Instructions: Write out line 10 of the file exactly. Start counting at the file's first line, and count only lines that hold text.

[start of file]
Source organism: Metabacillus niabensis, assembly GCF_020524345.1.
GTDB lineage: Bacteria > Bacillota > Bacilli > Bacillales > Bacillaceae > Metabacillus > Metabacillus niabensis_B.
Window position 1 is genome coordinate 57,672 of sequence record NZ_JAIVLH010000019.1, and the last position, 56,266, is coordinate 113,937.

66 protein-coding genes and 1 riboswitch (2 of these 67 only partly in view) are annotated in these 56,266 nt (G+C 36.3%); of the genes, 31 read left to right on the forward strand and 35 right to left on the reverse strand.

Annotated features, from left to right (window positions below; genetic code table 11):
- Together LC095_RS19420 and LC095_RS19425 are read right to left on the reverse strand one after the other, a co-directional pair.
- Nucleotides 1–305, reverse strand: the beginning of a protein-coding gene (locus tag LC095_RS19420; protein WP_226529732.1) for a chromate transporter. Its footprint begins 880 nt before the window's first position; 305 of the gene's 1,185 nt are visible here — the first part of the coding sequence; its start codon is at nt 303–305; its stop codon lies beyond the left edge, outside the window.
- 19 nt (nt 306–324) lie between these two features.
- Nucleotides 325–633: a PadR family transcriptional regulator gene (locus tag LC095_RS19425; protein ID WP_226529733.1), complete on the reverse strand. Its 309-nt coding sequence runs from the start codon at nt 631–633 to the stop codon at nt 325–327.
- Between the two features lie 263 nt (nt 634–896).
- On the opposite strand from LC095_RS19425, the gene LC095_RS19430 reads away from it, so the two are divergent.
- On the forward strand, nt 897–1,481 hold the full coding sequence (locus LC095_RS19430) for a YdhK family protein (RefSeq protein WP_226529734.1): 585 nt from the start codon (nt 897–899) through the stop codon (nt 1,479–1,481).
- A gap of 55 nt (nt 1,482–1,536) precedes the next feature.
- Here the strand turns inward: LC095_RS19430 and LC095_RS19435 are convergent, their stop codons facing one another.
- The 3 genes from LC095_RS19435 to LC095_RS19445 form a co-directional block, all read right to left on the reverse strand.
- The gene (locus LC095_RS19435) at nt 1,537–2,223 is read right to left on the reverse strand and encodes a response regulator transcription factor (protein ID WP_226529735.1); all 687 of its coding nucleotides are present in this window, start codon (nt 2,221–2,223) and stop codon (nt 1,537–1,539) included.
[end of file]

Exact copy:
- Between the two features lie 263 nt (nt 634–896).